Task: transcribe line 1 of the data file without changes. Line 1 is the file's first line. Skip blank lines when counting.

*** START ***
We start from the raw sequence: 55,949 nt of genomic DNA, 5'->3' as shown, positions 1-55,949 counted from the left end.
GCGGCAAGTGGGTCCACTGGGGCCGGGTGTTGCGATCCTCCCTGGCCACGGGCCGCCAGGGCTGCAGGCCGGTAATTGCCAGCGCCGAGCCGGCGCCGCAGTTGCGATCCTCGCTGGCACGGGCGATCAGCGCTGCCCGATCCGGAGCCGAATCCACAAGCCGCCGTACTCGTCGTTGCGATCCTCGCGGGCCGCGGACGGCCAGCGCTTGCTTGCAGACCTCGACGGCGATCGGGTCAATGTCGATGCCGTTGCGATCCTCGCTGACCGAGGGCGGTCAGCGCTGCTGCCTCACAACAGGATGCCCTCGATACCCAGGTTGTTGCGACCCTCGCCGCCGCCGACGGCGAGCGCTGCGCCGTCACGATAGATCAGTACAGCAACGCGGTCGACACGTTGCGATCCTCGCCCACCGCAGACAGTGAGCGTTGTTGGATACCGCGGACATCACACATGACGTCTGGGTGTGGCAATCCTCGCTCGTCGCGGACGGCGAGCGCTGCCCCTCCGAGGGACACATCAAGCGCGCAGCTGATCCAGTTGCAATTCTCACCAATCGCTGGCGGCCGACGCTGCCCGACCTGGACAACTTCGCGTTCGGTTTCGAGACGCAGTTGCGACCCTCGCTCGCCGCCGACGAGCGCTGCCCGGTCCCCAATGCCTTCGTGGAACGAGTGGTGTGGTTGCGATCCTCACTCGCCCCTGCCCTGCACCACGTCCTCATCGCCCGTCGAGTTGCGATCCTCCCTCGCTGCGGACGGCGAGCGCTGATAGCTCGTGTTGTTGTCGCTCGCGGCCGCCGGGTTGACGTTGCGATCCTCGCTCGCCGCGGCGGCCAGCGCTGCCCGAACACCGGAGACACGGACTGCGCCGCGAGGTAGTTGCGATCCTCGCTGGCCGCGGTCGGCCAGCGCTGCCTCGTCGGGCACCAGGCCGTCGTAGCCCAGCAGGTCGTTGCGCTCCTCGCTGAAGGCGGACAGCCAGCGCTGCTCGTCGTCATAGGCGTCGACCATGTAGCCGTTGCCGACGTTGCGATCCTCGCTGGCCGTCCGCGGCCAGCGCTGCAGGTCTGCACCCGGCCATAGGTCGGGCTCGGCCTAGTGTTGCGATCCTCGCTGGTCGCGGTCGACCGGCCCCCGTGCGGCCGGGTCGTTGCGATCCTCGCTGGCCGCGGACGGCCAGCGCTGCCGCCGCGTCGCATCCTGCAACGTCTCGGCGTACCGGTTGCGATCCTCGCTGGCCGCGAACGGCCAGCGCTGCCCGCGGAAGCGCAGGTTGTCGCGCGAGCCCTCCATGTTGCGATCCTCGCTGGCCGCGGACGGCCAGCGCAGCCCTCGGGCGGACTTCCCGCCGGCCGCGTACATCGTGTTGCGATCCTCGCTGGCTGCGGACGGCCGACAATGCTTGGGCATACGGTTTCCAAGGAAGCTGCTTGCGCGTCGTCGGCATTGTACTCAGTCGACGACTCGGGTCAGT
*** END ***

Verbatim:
We start from the raw sequence: 55,949 nt of genomic DNA, 5'->3' as shown, positions 1-55,949 counted from the left end.